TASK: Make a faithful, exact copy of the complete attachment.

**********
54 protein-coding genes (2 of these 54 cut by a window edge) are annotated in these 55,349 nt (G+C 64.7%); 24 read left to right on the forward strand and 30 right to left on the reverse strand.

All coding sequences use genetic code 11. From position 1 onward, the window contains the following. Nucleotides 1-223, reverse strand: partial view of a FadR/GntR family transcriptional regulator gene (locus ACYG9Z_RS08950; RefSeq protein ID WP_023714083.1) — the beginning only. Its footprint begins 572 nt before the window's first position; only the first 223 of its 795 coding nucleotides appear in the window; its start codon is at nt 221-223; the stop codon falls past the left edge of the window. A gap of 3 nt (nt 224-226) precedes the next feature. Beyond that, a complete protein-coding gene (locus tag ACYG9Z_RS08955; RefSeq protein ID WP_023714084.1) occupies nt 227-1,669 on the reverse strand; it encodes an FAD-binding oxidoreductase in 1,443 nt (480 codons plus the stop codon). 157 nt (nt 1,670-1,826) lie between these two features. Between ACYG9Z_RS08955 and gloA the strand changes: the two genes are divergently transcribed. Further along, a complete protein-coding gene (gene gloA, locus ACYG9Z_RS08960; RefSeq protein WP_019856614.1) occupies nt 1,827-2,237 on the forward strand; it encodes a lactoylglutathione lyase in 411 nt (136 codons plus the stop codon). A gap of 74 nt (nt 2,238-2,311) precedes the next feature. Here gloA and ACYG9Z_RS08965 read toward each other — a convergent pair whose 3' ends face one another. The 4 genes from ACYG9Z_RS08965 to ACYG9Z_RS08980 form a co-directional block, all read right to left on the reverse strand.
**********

54 protein-coding genes (2 of these 54 cut by a window edge) are annotated in these 55,349 nt (G+C 64.7%); 24 read left to right on the forward strand and 30 right to left on the reverse strand.

All coding sequences use genetic code 11. From position 1 onward, the window contains the following. Nucleotides 1-223, reverse strand: partial view of a FadR/GntR family transcriptional regulator gene (locus ACYG9Z_RS08950; RefSeq protein ID WP_023714083.1) — the beginning only. Its footprint begins 572 nt before the window's first position; only the first 223 of its 795 coding nucleotides appear in the window; its start codon is at nt 221-223; the stop codon falls past the left edge of the window. A gap of 3 nt (nt 224-226) precedes the next feature. Beyond that, a complete protein-coding gene (locus tag ACYG9Z_RS08955; RefSeq protein ID WP_023714084.1) occupies nt 227-1,669 on the reverse strand; it encodes an FAD-binding oxidoreductase in 1,443 nt (480 codons plus the stop codon). 157 nt (nt 1,670-1,826) lie between these two features. Between ACYG9Z_RS08955 and gloA the strand changes: the two genes are divergently transcribed. Further along, a complete protein-coding gene (gene gloA, locus ACYG9Z_RS08960; RefSeq protein WP_019856614.1) occupies nt 1,827-2,237 on the forward strand; it encodes a lactoylglutathione lyase in 411 nt (136 codons plus the stop codon). A gap of 74 nt (nt 2,238-2,311) precedes the next feature. Here gloA and ACYG9Z_RS08965 read toward each other — a convergent pair whose 3' ends face one another. The 4 genes from ACYG9Z_RS08965 to ACYG9Z_RS08980 form a co-directional block, all read right to left on the reverse strand.